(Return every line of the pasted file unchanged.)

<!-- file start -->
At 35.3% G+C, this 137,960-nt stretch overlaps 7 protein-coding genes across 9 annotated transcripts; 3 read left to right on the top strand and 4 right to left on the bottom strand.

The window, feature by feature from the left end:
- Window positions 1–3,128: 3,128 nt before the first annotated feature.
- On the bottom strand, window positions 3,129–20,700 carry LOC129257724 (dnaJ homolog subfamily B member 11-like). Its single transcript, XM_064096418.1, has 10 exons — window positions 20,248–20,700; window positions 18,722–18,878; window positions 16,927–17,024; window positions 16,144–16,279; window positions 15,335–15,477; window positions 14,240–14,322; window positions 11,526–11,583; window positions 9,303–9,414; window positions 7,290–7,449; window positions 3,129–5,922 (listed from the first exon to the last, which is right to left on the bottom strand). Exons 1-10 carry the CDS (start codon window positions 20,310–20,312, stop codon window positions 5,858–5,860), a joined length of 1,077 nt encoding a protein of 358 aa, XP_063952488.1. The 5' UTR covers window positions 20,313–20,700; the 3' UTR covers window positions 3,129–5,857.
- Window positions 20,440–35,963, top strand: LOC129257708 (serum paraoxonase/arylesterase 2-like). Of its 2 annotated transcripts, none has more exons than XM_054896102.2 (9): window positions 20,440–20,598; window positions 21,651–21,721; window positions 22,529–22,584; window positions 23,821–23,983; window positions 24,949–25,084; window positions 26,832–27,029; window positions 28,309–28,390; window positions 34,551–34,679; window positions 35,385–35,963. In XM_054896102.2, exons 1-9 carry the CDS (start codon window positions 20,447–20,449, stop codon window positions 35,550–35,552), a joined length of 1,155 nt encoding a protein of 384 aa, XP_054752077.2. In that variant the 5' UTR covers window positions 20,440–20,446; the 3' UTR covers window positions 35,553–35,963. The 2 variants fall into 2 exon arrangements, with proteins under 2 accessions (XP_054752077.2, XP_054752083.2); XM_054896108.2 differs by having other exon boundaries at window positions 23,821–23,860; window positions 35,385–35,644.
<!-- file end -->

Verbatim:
At 35.3% G+C, this 137,960-nt stretch overlaps 7 protein-coding genes across 9 annotated transcripts; 3 read left to right on the top strand and 4 right to left on the bottom strand.

The window, feature by feature from the left end:
- Window positions 1–3,128: 3,128 nt before the first annotated feature.
- On the bottom strand, window positions 3,129–20,700 carry LOC129257724 (dnaJ homolog subfamily B member 11-like). Its single transcript, XM_064096418.1, has 10 exons — window positions 20,248–20,700; window positions 18,722–18,878; window positions 16,927–17,024; window positions 16,144–16,279; window positions 15,335–15,477; window positions 14,240–14,322; window positions 11,526–11,583; window positions 9,303–9,414; window positions 7,290–7,449; window positions 3,129–5,922 (listed from the first exon to the last, which is right to left on the bottom strand). Exons 1-10 carry the CDS (start codon window positions 20,310–20,312, stop codon window positions 5,858–5,860), a joined length of 1,077 nt encoding a protein of 358 aa, XP_063952488.1. The 5' UTR covers window positions 20,313–20,700; the 3' UTR covers window positions 3,129–5,857.
- Window positions 20,440–35,963, top strand: LOC129257708 (serum paraoxonase/arylesterase 2-like). Of its 2 annotated transcripts, none has more exons than XM_054896102.2 (9): window positions 20,440–20,598; window positions 21,651–21,721; window positions 22,529–22,584; window positions 23,821–23,983; window positions 24,949–25,084; window positions 26,832–27,029; window positions 28,309–28,390; window positions 34,551–34,679; window positions 35,385–35,963. In XM_054896102.2, exons 1-9 carry the CDS (start codon window positions 20,447–20,449, stop codon window positions 35,550–35,552), a joined length of 1,155 nt encoding a protein of 384 aa, XP_054752077.2. In that variant the 5' UTR covers window positions 20,440–20,446; the 3' UTR covers window positions 35,553–35,963. The 2 variants fall into 2 exon arrangements, with proteins under 2 accessions (XP_054752077.2, XP_054752083.2); XM_054896108.2 differs by having other exon boundaries at window positions 23,821–23,860; window positions 35,385–35,644.